It Seems Unlikely the Raptors Can Trade Up

Andrew Wiggins ain’t walking through that door.

I hate to break it to everyone, but in all likelihood, Andrew Wiggins ain’t walking through that door.

While it hasn’t really seemed a realistic possibility since the Toronto Raptors turned their season around in the weeks following the Rudy Gay trade, it certainly seemed a likely goal in the immediate aftermath. Even once the tank was unquestionably “off,” the idea remained that there may be some way for the Raptors to still end up with the hometown hero.

It’s not happening.

This isn’t news, of course, but after reaching out to bloggers from teams who have picks ahead of the Raptors’ No. 20 selection, it seems unlikely that, barring a major and unexpected trade, the Raptors won’t be moving up to select anywhere in the lottery, Wiggins or otherwise.

Depending on how you evaluate this draft class, that may not be a concern. The fluidity in rankings for the prospects in the 10-30 range is such that you may prefer a player at 20, anyway, who you may not need to trade up for. Still, I wanted to evaluate the possibility, so I reached out.

Raptor Assets
Before we get into responses, here are the assets that the Raptors could conceivably offer a team in any draft day deal:

Picks No. 20, 37 and 59 in 2014 draft
Own 2015 picks
Own 2016 1st, NY 2016 1st (lower of NY/Den)
Own 2017 picks, NY 2017 2nd
All own picks 2018-2020
DeMar DeRozan, Amir Johnson, Landry Fields, Chuck Hayes, Steve Novak, Jonas Valanciunas, Terrence Ross (roster players)
Patrick Patterson, Greivis Vasquez, Nando De Colo (RFAs sign-and-trade)
Kyle Lowry (UFA sign-and-trade)
John Salmons ($7M/2M), Tyler Hansbrough ($3.3M/1M) non-guaranteed deals (total/guaranteed)

Trading Up
As mentioned, I reached out to bloggers from the teams selecting ahead of the Raptors to see if moving up was reasonable. Basically, I sent them the list of assets above and asked “what would it take to get Pick X,” and they were kind enough to respond, for the most part.

Cleveland Cavaliers – No. 1
From Conrad Kaczmarek
“They don’t have anything, I don’t think.”

That one’s pretty obvious. Really, any of the top three or four picks are franchise changers, either via the player drafted or for the return it could fetch on the open market, which the Raps simply can’t match.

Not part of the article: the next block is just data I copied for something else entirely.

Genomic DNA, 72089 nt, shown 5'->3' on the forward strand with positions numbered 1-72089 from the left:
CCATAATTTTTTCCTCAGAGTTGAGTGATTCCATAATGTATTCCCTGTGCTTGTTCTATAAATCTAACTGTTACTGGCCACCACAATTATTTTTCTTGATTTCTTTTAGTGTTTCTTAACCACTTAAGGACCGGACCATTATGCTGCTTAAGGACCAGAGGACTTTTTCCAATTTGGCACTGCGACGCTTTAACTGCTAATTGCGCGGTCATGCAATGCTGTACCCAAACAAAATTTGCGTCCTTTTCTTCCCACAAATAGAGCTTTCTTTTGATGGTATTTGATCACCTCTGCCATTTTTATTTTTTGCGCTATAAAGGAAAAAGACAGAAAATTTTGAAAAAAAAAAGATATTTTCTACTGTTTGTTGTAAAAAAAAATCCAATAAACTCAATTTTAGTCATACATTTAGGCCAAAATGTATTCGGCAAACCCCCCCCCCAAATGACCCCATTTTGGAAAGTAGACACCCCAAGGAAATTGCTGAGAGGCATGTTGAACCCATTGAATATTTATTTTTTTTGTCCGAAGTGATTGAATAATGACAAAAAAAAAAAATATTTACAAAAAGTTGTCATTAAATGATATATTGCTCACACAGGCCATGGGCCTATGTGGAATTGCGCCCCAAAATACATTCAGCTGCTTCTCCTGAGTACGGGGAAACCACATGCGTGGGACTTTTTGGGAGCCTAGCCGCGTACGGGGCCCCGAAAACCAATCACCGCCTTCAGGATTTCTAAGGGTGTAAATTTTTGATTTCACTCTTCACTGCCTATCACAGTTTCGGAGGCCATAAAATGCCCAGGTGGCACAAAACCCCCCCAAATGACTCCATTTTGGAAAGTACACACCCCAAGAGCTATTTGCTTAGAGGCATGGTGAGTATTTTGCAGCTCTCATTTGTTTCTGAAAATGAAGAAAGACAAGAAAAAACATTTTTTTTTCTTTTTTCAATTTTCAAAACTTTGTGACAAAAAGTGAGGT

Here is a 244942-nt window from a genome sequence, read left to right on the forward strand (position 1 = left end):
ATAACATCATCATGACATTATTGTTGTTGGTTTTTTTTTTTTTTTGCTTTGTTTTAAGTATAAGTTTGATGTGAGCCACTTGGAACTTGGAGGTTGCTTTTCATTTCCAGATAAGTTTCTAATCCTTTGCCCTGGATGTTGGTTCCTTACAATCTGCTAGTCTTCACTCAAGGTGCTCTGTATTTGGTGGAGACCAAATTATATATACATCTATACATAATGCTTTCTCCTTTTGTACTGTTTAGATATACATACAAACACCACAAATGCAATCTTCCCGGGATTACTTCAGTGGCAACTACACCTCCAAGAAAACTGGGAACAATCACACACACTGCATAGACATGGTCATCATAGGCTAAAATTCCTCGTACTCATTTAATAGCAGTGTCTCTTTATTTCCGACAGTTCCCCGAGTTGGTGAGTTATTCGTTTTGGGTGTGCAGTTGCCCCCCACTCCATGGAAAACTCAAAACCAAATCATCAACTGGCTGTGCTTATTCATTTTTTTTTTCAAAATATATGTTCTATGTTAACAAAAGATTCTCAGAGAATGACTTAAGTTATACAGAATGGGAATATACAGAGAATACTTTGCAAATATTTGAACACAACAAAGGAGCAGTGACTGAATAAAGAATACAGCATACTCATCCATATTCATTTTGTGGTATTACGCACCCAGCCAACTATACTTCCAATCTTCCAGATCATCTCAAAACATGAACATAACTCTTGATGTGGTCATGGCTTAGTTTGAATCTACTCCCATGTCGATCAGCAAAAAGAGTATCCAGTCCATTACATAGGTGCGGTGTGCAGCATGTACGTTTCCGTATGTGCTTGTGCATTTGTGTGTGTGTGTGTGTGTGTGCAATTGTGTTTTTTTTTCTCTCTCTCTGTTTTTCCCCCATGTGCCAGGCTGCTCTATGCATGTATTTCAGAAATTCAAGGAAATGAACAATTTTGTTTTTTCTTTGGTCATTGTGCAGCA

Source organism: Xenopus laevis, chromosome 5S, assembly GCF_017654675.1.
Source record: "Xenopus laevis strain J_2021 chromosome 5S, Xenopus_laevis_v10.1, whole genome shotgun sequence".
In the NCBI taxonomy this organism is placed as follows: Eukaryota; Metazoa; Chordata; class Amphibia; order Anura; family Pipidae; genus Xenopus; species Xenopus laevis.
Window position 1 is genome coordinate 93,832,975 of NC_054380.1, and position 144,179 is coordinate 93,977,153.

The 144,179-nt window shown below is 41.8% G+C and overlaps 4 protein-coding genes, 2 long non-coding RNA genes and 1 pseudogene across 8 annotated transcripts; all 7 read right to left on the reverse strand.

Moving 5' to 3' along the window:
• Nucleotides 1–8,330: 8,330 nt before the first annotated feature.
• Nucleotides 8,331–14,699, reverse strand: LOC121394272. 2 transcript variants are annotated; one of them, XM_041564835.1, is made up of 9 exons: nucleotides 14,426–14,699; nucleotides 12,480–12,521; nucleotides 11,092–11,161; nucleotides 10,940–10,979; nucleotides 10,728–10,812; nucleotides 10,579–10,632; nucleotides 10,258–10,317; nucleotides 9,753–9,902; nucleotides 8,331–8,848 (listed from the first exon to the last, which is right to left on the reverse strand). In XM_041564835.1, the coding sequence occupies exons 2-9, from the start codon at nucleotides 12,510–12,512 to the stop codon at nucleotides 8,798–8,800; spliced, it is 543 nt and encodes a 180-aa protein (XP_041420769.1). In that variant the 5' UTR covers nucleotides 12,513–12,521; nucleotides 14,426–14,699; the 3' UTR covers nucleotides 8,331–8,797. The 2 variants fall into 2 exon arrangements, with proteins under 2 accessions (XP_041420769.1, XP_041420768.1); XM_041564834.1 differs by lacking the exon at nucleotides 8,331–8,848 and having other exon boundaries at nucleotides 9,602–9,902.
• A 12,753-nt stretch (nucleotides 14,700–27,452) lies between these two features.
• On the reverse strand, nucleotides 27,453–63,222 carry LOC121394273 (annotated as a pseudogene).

Milwaukee Bucks – No. 2
From Eric Buenning

For the #2, I’d hazard that the return would have to be pretty overwhelming. They love where they are.

I don’t know if there is something as readily appealing as this high pick, but if you offered Lowry, Ross, Amir, and at least one of the first rounders, I think they’d listen. Still probably wouldn’t pull the trigger though. They are pumped to be in a position to pick a franchise changing talent.”

Philadelphia 76ers – Nos. 3, 10
From Andrew Unterberger
“For the Sixers pick at #3, I don’t think you could put together a package that would really tempt us. DeMar and Lowry are too expensive and don’t really give us the type of production we’re looking for, and Jonas overlaps too much with Nerlens Noel for his inclusion to really get us in the room. You could include all (and I mean all) of your available first rounders and maybe Hinkie thinks about it, but I doubt it. This is our chance to get a potential franchise guy, and I don’t think there’s anything you could offer to make up for giving that up.

For #10, I’m also not sure there’s much you could offer us. Maybe if Hinkie likes Terrence Ross you could do #20 and Ross, or #20 and a couple future picks (one of which would have to be that 2016 Knicks pick), but I think the #10 pick from this draft means enough to the Sixers that it’d probably take an overpay on Toronto’s part to get it, and I’m not really sure why or if they’d do that.

Bottom line: I don’t think we like your players enough to make this work. Though really, it’s not them, it’s us.”

Orlando Magic – Nos. 4, 12
From Eddy Rivera
“Unless it was a Godfather offer, I don’t see any scenario where the Magic would trade their two lottery picks. Pretty cut-and-dry for Orlando.”

Utah Jazz – No. 5